Making space work

Open spaces have become a hot office trend, credited with stimulating better interaction among employees. However, analysts show that both open and closed spaces have their merits and pitfalls.

When someone says ‘intern’ I get the idea of a lowly, virtually sub-human assistant who would be lucky to get even a tiny desk with a notepad and pen. However, American broadcaster NBC blew my preconceived notions right out the window. On my first day as the News Recruiter Intern I was presented with a large cubicle, a personal computer with not one but three large screens, a telephone with individual buttons to each member of upper management, and a Starbucks coffee hotline. Clearly, office space at NBC screams luxury, even for the very bottom of the working pyramid. However, the real question is, did this environment make me a more productive intern?

The answer is no.

While watching NBC channels as I replied to emails made me feel like the ideal 21st-century employee, it didn’t really inspire me to work harder or go beyond my job description of answering phones and typing memos. In fact, it was just distracting.

So, how do companies find the right mix of traditional office spaces and creative spaces that bring life to confined working environments?

Office furniture manufacturing company Knoll did a study in 2008 that highlighted why both spaces can work effectively to enhance working experience and output.

However, the real question is did this environment make me a more productive intern?

Open office space

 -There is a sense of community that an open work environment can bring that can foster mentoring between younger and older employees.

-Open space makes it easier for employees to communicate and exchange information. Technology and computer programmers appreciate open space because it eases communication.

-An open workspace means employees are generally in sync with things happening in the office.

Closed, private office

-90% of participants in the Knoll survey said that privacy is the top merit of a closed space.

-Closed spaces have less noise and allow for better concentration.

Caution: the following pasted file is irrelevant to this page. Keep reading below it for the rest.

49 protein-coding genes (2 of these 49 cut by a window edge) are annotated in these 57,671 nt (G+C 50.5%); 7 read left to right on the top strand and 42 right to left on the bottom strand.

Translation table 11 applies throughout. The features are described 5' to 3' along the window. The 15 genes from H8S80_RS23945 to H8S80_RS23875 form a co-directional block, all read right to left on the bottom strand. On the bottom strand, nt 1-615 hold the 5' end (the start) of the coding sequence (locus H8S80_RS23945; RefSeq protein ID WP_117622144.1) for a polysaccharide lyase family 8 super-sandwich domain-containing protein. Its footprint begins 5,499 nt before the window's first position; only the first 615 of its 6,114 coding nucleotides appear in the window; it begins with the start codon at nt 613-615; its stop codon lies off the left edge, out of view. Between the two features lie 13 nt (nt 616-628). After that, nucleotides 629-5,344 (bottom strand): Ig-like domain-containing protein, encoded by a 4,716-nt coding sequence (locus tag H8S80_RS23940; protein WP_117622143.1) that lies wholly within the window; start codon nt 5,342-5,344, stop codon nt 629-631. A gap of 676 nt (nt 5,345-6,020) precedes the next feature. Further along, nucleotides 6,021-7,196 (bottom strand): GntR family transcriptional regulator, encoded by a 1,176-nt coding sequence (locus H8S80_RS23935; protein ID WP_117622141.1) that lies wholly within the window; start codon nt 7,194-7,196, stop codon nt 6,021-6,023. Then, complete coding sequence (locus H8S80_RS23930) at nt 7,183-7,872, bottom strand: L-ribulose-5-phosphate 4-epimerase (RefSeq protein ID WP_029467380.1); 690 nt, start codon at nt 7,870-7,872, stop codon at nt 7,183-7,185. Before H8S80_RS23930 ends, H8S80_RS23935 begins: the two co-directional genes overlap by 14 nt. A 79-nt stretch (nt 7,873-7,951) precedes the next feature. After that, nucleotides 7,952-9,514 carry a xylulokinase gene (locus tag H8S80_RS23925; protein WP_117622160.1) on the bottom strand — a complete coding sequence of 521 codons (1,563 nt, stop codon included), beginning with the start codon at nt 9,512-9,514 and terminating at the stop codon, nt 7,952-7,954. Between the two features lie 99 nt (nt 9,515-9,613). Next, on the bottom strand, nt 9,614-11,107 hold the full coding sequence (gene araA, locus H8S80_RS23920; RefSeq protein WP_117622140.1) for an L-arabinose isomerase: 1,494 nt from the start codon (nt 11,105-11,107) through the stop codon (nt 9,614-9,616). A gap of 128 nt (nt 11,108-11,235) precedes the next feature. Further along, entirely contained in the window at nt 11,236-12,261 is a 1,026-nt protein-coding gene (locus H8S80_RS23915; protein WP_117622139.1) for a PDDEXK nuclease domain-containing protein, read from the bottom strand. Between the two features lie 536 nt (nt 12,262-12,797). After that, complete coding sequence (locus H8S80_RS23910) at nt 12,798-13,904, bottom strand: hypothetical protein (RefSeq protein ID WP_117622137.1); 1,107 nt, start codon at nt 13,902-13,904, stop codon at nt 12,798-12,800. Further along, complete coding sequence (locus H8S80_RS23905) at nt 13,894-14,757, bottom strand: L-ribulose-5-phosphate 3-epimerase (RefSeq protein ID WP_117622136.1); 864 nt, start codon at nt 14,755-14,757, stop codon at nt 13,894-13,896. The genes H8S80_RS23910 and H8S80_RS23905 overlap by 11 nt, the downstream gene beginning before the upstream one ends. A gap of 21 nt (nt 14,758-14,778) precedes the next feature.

-Closed offices often have windows and research from the University of California reports positive effects from employees having access to personal windows.

-Closed spaces often give employees confidence as closed offices signify achievement in their careers and that they are climbing up the hierarchy in their line of work.

Closed spaces have less noise and allow for better concentration.

Human resources manager at a Johannesburg media house, Jane Philip, told DESTINY: “Open and closed office spaces have different advantages, so it depends on the type of business as well as the company culture. For example, closed spaces are preferable for positions such as HR and finance to ensure employee information and discussions remain confidential, which is absolutely vital. Open spaces foster openness and encourage colleagues to have more of a team spirit.”

Facebook’s head offices in Palo Alto, California, are a mixture of open plan spaces with large common rooms as pictured below, enhanced by playful graffiti. The overall design stems from the idea of working out of a garage, as many information technology start-ups do, making the environment less corporate and enabling employees to work more fluidly. In addition, the offices have numerous canteens that serve gourmet food daily to all staff members – free of charge.


With Facebook being the leading social media company in the world, it could be said that its model of a relaxed and slightly decadent office environment is working quite well.

Sources: UCLA, Knoll